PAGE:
Massive central galaxies of galaxy groups in the Romulus simulations: an overview of galaxy properties at z  = 0
ABSTRACT

Contrary to many stereotypes about massive galaxies, observed brightest group galaxies (BGGs) are diverse in their star formation rates, kinematic properties, and morphologies. Studying how they evolve into and express such diverse characteristics is an important piece of the galaxy formation puzzle. We use a high-resolution cosmological suite of simulations Romulus and compare simulated central galaxies in group-scale haloes at z = 0 to observed BGGs. The comparison encompasses the stellar mass–halo mass relation, various kinematic properties and scaling relations, morphologies, and the star formation rates. Generally, we find that Romulus reproduces the full spectrum of diversity in the properties of the BGGs very well, albeit with a tendency toward lower than the observed fraction of quenched BGGs. We find both early-type S0 and elliptical galaxies as well as late-type disc galaxies; we find Romulus galaxies that are fast-rotators as well as slow-rotators; and we observe galaxies transforming from late-type to early-type following strong dynamical interactions with satellites. We also carry out case studies of selected Romulus galaxies to explore the link between their properties, and the recent evolution of the stellar system as well as the surrounding intragroup/circumgalactic medium. In general, mergers/strong interactions quench star-forming activity and disrupt the more »

Authors:
; ; ; ; ; ; ; ;
Publication Date:
NSF-PAR ID:
10368928
Journal Name:
Monthly Notices of the Royal Astronomical Society
Volume:
515
Issue:
1
Page Range or eLocation-ID:
p. 22-47
ISSN:
0035-8711
Publisher:
Oxford University Press
1. ABSTRACT The kinematic morphology–density relation of galaxies is normally attributed to a changing distribution of galaxy stellar masses with the local environment. However, earlier studies were largely focused on slow rotators; the dynamical properties of the overall population in relation to environment have received less attention. We use the SAMI Galaxy Survey to investigate the dynamical properties of ∼1800 early and late-type galaxies with log (M⋆/M⊙) > 9.5 as a function of mean environmental overdensity (Σ5) and their rank within a group or cluster. By classifying galaxies into fast and slow rotators, at fixed stellar mass above log (M⋆/M⊙) > 10.5, we detect a higher fraction (∼3.4σ) of slow rotators for group and cluster centrals and satellites as compared to isolated-central galaxies. We find similar results when using Σ5 as a tracer for environment. Focusing on the fast-rotator population, we also detect a significant correlation between galaxy kinematics and their stellar mass as well as the environment they are in. Specifically, by using inclination-corrected or intrinsic $\lambda _{R_{\rm {e}}}$ values, we find that, at fixed mass, satellite galaxies on average have the lowest $\lambda _{\, R_{\rm {e}},\rm {intr}}$, isolated-central galaxies have the highest $\lambda _{\, R_{\rm {e}},\rm {intr}}$, and group and clustermore »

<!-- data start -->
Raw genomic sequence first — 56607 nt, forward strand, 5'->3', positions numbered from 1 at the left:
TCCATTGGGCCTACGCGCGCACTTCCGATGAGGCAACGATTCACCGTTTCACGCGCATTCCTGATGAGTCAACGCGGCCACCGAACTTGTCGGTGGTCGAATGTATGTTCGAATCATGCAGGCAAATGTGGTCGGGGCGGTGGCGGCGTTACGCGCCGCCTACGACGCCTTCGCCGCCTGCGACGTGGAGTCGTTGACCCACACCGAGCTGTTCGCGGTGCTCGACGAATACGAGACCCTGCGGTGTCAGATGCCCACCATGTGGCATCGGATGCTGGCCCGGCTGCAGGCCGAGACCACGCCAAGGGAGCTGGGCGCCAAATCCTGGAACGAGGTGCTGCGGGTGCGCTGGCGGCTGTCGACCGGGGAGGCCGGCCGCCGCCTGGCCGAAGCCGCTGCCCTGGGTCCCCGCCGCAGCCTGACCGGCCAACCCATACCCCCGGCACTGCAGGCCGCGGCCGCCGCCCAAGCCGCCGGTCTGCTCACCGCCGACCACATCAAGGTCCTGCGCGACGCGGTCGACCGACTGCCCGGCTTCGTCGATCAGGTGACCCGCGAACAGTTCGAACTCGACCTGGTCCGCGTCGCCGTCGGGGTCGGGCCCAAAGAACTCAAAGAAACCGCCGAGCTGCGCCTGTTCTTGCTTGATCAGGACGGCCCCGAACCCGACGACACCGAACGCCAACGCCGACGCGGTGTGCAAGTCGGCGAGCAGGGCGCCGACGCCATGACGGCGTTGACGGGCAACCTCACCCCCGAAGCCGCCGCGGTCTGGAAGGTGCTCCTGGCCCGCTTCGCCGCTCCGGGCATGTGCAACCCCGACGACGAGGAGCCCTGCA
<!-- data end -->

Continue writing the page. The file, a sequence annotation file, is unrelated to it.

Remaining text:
5. ABSTRACT We examine the 1.4 GHz radio luminosities of galaxies arising from star formation and active galactic nuclei (AGNs) within the state-of-the-art cosmological hydrodynamic simulation Simba. Simba grows black holes via gravitational torque limited accretion from cold gas and Bondi accretion from hot gas, and employs AGN feedback including jets at low Eddington ratios. We define a population of radio loud AGNs (RLAGNs) based on the presence of ongoing jet feedback. Within RLAGN, we define high and low excitation radio galaxies (HERGs and LERGs) based on their dominant mode of black hole accretion: torque limited accretion representing feeding from a cold disc, or Bondi representing advection-dominated accretion from a hot medium. Simba predicts good agreement with the observed radio luminosity function (RLF) and its evolution, overall as well as separately for HERGs and LERGs. Quiescent galaxies with AGN-dominated radio flux dominate the RLF at $\gtrsim 10^{22-23}$ W Hz−1, while star formation dominates at lower radio powers. Overall, RLAGNs have higher black hole accretion rates and lower star formation rates than non-RLAGN at a given stellar mass or velocity dispersion, but have similar black hole masses. Simba predicts an LERG number density of 8.53 Mpc−3, ∼10× higher than for HERGs, broadly as observed. While LERGs dominate amongmore »